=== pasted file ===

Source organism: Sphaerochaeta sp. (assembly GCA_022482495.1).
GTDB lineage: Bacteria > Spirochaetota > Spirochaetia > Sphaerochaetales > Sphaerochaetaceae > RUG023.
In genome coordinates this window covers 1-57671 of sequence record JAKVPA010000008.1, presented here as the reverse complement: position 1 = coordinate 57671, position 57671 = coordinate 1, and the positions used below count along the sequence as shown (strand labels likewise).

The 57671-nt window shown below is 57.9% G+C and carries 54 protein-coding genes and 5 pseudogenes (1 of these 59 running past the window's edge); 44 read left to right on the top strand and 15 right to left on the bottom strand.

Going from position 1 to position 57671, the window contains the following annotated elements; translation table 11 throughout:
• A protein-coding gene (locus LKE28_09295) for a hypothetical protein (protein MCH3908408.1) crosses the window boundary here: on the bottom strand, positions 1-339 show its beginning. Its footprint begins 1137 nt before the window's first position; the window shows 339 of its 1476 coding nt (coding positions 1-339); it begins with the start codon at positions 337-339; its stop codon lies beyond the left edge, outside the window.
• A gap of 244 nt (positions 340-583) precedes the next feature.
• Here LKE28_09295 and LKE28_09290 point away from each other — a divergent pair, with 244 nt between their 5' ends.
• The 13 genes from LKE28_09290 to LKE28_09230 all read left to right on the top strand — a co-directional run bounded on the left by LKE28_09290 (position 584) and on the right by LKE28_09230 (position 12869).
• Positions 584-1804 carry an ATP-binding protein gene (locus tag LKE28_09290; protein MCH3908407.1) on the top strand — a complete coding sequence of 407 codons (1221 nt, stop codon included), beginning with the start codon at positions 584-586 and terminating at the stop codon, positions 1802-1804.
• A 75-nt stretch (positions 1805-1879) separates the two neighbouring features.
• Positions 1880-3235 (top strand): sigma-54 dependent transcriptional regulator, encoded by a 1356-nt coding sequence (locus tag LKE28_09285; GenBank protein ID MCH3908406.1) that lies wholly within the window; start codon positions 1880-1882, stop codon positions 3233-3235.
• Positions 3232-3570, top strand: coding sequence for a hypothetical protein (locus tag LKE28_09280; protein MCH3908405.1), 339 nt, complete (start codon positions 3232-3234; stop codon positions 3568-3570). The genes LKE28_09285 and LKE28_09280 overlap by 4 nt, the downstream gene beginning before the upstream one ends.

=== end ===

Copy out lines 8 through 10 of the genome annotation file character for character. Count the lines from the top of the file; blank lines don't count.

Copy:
• Here LKE28_09295 and LKE28_09290 point away from each other — a divergent pair, with 244 nt between their 5' ends.
• The 13 genes from LKE28_09290 to LKE28_09230 all read left to right on the top strand — a co-directional run bounded on the left by LKE28_09290 (position 584) and on the right by LKE28_09230 (position 12869).
• Positions 584-1804 carry an ATP-binding protein gene (locus tag LKE28_09290; protein MCH3908407.1) on the top strand — a complete coding sequence of 407 codons (1221 nt, stop codon included), beginning with the start codon at positions 584-586 and terminating at the stop codon, positions 1802-1804.